Did you Ever Wonder...

What monument is dedicated to "Canada's Team of the Century"?

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Up until the 1960s, Canada's best amateur teams were known for their dominance and ability to win World Championships and Olympic medals but this was longer the case as they found themselves unable to compete with the Union of Soviet Socialist Republics (U.S.S.R.) and other European countries. Considering the state of affairs and being denied the use of professional players by the International Ice Hockey Federation, Canada withdrew from international completion in 1970, leaving a deep thirst for ice hockey. The Canadian embassy in Moscow, following up on an article printed in the Soviet Izvestia newspaper in the winter of 1971-1972 of their interest for a new challenge in ice hockey, initially met with the newspaper sports editor and subsequently with the head of the Soviet hockey. This led to successful negotiations between Hockey Canada and the Soviet Hockey Federation to play a series of eight games: four games in Canada, to be held in Montréal, Toronto, Winnipeg, and Vancouver; and four games in the Soviet Union, all of them to be held in Moscow. The 'Summit Series' or commonly known at the time as the 'Canada-U.S.S.R. Series' was organized with the intention to create a true best-on-best competition in the sport of ice hockey. The expectations from Canadians were high as no one expected the Soviets to win a single game but that did not reflect reality as it required the eight games to determine the final outcome of the series. It was on 28 September 1972 that nearly all Canadians either watched this historic game on television or listened on radio at home, work or at school and there was more than 3,000 Canadian hockey fans that traveled to Russia to cheer Team Canada's thrilling 6-5 last-minute victory. "For its stirring performance", Team Canada was named by sports writers and broadcasters as the best team of 1972 in a poll conducted by the Canadian Press. In 1997, the Royal Canadian Mint created a special 1997 Silver Dollar to commemorate the 25th anniversary of the 1972 Canada/U.S.S.R. hockey series. Two years later, in 1999, the Canadian Press survey also designated them as "Canada's Team of the Century". This announcement further inspired the Royal Canadian Mint to raise a monument in their honour. As shown in the photograph, a sculpture was erected outside Canada's Hockey Hall of Fame in Toronto, Ontario, and was unveiled on 10 November 2000. Incorporated into its design is a facsimile of the special coin minted in 1997 as well as listing the names of the 35 players, coach and assistant coach who comprised 'Team Canada 1972'. Appropriately inscribed on the face of the plinth are the words: "Canada's magnificent victory in the 1972 Canada/U.S.S.R. Hockey Series is celebrated as one of the most exciting and memorable events in the history of Canadian sport and culture." During the evening of 10 November, members of Team Canada 1972 were honoured at a gala tribute and were presented a reduced likeness of the monument as a "Team of the Century" award by the Royal Canadian Mint. Winning this series was a tremendous sense of pride for the country and has left a significant national legacy in the public consciousness of all Canadians.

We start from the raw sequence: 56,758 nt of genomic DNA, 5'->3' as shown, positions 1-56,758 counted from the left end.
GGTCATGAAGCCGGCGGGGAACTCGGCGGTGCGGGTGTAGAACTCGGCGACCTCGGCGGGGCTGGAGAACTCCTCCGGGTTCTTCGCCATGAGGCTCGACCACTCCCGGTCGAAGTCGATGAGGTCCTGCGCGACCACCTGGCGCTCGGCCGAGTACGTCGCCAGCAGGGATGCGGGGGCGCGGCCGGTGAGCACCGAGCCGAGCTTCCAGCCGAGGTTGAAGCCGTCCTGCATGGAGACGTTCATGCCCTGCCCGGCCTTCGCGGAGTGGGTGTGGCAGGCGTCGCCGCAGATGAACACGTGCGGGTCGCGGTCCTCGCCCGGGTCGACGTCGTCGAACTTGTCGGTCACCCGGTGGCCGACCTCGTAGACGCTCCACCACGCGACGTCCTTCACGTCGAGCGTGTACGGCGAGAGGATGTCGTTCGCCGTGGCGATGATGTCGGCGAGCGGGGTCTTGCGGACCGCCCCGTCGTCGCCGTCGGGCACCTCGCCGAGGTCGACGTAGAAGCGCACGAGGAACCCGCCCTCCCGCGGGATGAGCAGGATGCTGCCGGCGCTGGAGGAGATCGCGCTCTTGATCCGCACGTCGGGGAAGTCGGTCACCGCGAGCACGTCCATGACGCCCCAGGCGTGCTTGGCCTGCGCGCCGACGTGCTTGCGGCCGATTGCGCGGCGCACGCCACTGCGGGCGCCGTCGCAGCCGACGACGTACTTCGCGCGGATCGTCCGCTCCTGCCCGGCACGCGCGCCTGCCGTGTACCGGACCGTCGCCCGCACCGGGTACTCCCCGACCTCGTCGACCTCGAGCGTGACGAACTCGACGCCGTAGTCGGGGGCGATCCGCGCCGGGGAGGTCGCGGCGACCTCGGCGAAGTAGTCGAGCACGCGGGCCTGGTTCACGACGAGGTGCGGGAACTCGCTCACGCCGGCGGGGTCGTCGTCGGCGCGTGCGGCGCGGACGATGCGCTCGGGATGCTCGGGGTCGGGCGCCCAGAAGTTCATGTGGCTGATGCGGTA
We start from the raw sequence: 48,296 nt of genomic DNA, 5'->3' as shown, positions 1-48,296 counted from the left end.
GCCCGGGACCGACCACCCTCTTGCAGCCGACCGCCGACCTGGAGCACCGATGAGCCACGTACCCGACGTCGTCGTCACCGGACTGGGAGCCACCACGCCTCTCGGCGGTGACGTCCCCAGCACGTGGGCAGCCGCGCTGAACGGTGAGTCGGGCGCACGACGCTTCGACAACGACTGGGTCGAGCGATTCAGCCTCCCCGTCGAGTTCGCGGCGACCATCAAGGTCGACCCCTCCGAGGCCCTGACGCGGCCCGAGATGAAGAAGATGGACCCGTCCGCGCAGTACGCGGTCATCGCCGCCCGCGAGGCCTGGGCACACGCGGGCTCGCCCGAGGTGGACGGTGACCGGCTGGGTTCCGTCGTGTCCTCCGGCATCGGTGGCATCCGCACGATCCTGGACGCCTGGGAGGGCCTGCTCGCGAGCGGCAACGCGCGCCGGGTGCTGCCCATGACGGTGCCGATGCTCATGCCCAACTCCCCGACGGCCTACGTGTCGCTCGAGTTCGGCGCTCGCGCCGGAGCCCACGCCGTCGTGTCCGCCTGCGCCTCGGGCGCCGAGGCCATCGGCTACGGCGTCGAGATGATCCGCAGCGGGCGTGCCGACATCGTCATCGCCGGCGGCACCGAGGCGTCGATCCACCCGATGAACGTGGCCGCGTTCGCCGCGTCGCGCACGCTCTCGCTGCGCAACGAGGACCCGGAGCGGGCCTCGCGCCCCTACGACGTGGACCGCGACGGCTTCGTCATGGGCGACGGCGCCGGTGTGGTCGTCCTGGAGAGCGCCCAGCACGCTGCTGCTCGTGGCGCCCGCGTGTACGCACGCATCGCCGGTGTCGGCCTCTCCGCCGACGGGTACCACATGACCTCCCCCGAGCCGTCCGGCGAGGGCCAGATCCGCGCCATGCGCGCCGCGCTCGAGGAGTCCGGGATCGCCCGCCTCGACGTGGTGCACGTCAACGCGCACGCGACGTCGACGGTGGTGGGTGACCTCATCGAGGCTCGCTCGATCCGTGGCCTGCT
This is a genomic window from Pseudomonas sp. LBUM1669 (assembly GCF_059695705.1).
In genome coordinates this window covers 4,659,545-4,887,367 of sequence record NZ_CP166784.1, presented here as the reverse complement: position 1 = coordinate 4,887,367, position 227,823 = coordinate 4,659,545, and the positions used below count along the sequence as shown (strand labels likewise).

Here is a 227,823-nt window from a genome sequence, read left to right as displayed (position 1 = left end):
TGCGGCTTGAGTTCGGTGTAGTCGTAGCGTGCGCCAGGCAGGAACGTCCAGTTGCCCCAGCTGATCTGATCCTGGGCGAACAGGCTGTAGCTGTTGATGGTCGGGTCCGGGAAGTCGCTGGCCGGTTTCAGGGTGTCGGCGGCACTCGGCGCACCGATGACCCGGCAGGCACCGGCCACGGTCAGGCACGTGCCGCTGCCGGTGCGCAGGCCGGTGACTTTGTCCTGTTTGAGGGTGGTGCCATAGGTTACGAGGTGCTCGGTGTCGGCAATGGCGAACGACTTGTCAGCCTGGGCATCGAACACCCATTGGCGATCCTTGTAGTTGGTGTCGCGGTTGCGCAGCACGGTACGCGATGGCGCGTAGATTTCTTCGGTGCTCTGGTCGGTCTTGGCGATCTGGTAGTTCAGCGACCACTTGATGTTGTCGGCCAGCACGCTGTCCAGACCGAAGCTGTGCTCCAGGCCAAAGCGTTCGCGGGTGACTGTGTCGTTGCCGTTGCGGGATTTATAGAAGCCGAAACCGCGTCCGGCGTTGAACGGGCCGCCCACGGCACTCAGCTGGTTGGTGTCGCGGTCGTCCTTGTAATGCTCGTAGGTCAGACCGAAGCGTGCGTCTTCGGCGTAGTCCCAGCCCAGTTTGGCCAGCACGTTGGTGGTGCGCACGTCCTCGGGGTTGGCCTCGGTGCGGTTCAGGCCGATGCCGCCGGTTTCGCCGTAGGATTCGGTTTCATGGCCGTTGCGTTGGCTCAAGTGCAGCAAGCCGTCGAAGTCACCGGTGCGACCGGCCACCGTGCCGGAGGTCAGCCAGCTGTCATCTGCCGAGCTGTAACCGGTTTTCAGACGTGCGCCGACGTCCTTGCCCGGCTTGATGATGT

On this day, 10 November 2018, we commemorate the 46th anniversary of the 1972 Canada/U.S.S.R. hockey series and mark the 18th anniversary of the dedication of the "Canada's Team of the Century" monument in Toronto, Ontario.

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